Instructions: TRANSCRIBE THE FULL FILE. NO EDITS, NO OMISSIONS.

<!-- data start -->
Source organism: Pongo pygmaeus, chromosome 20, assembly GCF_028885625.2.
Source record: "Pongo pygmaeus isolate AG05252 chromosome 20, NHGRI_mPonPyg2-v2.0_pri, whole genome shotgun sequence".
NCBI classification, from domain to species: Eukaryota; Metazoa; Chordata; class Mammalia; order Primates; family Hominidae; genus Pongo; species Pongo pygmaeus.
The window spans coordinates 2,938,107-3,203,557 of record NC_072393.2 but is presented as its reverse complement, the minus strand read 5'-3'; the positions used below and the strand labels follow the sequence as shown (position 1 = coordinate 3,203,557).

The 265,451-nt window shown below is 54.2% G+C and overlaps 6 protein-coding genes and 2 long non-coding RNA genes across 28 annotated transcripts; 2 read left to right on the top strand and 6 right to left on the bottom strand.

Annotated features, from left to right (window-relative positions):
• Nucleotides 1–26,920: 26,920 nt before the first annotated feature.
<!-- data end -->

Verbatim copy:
Source organism: Pongo pygmaeus, chromosome 20, assembly GCF_028885625.2.
Source record: "Pongo pygmaeus isolate AG05252 chromosome 20, NHGRI_mPonPyg2-v2.0_pri, whole genome shotgun sequence".
NCBI classification, from domain to species: Eukaryota; Metazoa; Chordata; class Mammalia; order Primates; family Hominidae; genus Pongo; species Pongo pygmaeus.
The window spans coordinates 2,938,107-3,203,557 of record NC_072393.2 but is presented as its reverse complement, the minus strand read 5'-3'; the positions used below and the strand labels follow the sequence as shown (position 1 = coordinate 3,203,557).

The 265,451-nt window shown below is 54.2% G+C and overlaps 6 protein-coding genes and 2 long non-coding RNA genes across 28 annotated transcripts; 2 read left to right on the top strand and 6 right to left on the bottom strand.

Annotated features, from left to right (window-relative positions):
• Nucleotides 1–26,920: 26,920 nt before the first annotated feature.